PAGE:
Prize of Honor for harpsichord at the Municipal Conservatory of Barcelona, has completed advanced studies with Alan Curtis, Bob van Asperen and Willem Jansen at the Conservatory of Toulouse. He has collaborated with orchestras and various formations such as La Capella Reial, Concertino d'Amsterdam, Dresdner Barocksolisten, Chamber Orchestra of the Free Theater, Symphony Orchestra of the Community of Madrid and Symphony Orchestra Ciudad de Granada; with the concertos in 1, 2, 3 and 4 keys by Bach, Haydn, Falla, Poulenc, Henze, and with conductors and performers such as: Jordi Savall, Ros Marbà, Claudi Arimany, Gustav Leonhardt, Wilbert Hazelzet, Willem Jansen, Christopher Hogwood, etc. Founder of TURBA MUSICI (medieval), CAPELLA VIRELAI (Spanish Renaissance), CAMERATA ÈGARA, with radio recordings on T.V.E., T.V.3, Radio Nacional, Cat. Music, France Music, and several CDs: -Cántigas Alfons X, -Catalan authors of the XVIII-XIX with fortepiano from the Barcelona Instrument Museum, -C.D.I. (History of Spanish Music), -Concerts by A. Soler with Marju Vatsel, and -Music in the Court of the Catholic Kings and Charles I, and -The Songbook of the Duke of Calabria with the Virelai Chapel. He has taught as a teacher of keys, accompaniment, chamber music and improvisation in the Conservatories of Terrassa, Badalona, Superior del Liceu, and in the Historical Music courses of the "La Caixa" Foundation.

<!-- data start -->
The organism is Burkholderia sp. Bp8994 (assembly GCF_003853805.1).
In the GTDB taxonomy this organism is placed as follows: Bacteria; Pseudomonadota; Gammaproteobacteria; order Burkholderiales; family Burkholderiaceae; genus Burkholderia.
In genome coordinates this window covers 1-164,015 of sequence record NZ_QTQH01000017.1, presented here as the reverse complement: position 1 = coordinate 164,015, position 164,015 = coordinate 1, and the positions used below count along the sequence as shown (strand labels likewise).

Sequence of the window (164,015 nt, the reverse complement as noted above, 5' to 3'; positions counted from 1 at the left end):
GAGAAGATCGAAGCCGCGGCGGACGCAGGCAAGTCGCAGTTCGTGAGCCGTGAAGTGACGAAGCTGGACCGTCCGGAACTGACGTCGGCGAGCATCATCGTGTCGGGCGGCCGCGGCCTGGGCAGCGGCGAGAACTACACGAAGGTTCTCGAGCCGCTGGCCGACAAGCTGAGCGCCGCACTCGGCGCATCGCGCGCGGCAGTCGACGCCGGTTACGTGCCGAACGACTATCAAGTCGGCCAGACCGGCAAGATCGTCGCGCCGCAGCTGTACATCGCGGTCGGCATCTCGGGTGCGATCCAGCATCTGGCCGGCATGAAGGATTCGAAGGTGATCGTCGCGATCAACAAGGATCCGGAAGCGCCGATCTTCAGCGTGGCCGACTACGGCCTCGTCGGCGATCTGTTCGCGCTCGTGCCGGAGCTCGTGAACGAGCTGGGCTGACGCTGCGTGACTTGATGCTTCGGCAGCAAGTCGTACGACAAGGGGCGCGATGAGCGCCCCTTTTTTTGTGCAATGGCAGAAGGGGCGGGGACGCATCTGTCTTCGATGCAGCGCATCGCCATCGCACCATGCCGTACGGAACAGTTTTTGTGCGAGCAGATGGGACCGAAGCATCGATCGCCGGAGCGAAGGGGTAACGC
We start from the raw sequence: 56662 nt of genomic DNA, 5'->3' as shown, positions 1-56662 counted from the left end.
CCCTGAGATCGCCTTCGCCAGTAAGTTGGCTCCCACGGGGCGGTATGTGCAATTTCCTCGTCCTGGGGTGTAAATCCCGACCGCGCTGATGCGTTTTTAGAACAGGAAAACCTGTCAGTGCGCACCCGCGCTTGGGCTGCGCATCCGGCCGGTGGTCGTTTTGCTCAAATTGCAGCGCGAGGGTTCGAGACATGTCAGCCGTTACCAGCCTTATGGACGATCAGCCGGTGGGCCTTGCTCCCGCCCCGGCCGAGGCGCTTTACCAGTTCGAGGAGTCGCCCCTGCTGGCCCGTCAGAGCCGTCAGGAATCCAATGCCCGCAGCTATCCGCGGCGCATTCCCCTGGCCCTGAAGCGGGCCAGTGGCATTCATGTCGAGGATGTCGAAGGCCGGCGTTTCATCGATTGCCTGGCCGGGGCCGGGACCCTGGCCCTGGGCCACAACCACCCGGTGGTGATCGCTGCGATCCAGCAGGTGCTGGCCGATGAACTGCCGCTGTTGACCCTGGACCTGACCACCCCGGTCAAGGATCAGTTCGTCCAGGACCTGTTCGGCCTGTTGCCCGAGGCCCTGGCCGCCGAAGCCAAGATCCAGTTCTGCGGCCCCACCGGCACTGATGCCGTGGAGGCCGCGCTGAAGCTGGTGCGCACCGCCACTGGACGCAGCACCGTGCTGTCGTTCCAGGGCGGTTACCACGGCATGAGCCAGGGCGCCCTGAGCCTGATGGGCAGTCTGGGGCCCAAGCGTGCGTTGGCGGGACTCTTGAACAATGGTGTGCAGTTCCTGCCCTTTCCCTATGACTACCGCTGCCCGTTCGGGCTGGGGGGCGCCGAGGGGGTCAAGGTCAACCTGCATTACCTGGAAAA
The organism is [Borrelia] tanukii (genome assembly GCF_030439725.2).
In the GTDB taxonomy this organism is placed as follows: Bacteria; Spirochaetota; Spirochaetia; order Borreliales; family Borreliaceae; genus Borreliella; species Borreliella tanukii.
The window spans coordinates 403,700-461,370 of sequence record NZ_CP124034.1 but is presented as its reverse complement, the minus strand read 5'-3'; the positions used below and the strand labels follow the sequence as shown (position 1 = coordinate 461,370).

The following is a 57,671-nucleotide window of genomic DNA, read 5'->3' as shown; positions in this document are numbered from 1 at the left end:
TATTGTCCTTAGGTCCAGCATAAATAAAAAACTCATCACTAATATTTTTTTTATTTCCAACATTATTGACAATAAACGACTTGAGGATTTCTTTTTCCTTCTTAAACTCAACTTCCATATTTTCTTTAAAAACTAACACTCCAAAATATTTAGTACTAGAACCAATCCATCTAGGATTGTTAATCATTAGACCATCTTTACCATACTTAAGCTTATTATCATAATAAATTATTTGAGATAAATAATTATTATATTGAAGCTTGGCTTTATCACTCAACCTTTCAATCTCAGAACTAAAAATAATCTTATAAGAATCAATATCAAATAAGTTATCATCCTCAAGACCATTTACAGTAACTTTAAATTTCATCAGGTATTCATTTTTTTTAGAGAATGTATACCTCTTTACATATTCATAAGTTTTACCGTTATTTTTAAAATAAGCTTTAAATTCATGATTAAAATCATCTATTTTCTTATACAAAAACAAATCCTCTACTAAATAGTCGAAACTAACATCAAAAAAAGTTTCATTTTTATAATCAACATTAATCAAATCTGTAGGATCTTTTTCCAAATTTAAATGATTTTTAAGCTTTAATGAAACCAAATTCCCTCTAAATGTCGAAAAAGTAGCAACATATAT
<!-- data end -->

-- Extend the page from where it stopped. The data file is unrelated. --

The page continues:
Composer(s)

    Johann Sebastian Bach: (b Eisenach, 21 March 1685, d Leipzig; 28 July 1750). Composer and organist. The most important member of the family, his genius combined outstanding performing musicianship with supreme creative powers in which forceful and original inventiveness, technical mastery and intellectual control are perfectly balanced. While it was in the former capacity, as a keyboard virtuoso, that in his lifetime he acquired an almost legendary fame, it is the latter virtues and accomplishments, as a composer, that by the end of the 18th century earned him a unique historical position. His musical language was distinctive and extraordinarily varied, drawing together and surmounting the techniques, the styles and the general achievements of his own and earlier generations and leading on to new perspectives which later ages have received and understood in a great variety of ways.
    The first authentic posthumous account of his life, with a summary catalogue of his works, was put together by his son Carl Philipp Emanuel and his pupil J.F. Agricola soon after his death and certainly before March 1751 (published as Nekrolog, 1754). J.N. Forkel planned a detailed Bach biography in the early 1770s and carefully collected first-hand information on Bach, chiefly from his two eldest sons; the book appeared in 1802, by when the Bach Revival had begun and various projected collected editions of Bach’s works were underway; it continues to serve, together with the 1754 obituary and the other 18th-century documents, as the foundation of Bach biography.